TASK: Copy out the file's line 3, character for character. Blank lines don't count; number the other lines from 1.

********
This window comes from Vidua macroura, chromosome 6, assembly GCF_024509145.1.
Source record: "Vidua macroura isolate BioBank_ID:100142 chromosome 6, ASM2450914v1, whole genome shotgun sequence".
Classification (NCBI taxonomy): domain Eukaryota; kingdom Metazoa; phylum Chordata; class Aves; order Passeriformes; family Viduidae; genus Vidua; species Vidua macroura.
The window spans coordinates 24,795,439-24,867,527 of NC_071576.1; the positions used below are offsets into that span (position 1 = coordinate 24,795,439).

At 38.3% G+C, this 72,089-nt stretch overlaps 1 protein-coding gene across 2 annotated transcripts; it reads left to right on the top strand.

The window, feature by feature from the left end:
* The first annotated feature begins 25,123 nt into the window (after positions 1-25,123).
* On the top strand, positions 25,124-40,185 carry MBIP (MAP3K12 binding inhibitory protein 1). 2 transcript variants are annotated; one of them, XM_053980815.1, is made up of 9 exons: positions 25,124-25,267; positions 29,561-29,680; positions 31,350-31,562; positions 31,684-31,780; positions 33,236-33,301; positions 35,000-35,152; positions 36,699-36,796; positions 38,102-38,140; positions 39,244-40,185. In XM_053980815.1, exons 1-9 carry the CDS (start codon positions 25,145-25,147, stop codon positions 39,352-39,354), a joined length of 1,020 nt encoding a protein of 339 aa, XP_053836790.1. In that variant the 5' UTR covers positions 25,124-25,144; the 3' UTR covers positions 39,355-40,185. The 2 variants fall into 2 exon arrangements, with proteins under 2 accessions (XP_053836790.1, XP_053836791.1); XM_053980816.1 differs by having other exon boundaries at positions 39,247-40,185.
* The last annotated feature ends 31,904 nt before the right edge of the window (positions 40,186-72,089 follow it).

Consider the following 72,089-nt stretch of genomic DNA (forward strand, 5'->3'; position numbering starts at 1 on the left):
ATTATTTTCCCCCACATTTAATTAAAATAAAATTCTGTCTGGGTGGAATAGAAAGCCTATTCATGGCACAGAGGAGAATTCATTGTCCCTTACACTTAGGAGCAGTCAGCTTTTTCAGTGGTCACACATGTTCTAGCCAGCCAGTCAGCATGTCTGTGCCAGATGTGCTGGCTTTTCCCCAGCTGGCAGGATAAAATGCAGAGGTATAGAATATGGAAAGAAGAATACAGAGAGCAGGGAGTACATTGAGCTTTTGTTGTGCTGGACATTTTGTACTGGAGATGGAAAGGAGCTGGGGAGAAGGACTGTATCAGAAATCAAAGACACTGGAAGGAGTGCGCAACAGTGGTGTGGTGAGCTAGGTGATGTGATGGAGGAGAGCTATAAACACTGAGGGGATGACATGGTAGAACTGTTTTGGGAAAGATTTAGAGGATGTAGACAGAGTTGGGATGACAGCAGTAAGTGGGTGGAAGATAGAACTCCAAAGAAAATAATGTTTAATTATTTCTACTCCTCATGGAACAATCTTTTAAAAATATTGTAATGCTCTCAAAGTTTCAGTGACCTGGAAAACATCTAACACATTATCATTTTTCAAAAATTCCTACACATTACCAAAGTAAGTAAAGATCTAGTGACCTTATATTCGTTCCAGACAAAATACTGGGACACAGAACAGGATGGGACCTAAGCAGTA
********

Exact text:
Classification (NCBI taxonomy): domain Eukaryota; kingdom Metazoa; phylum Chordata; class Aves; order Passeriformes; family Viduidae; genus Vidua; species Vidua macroura.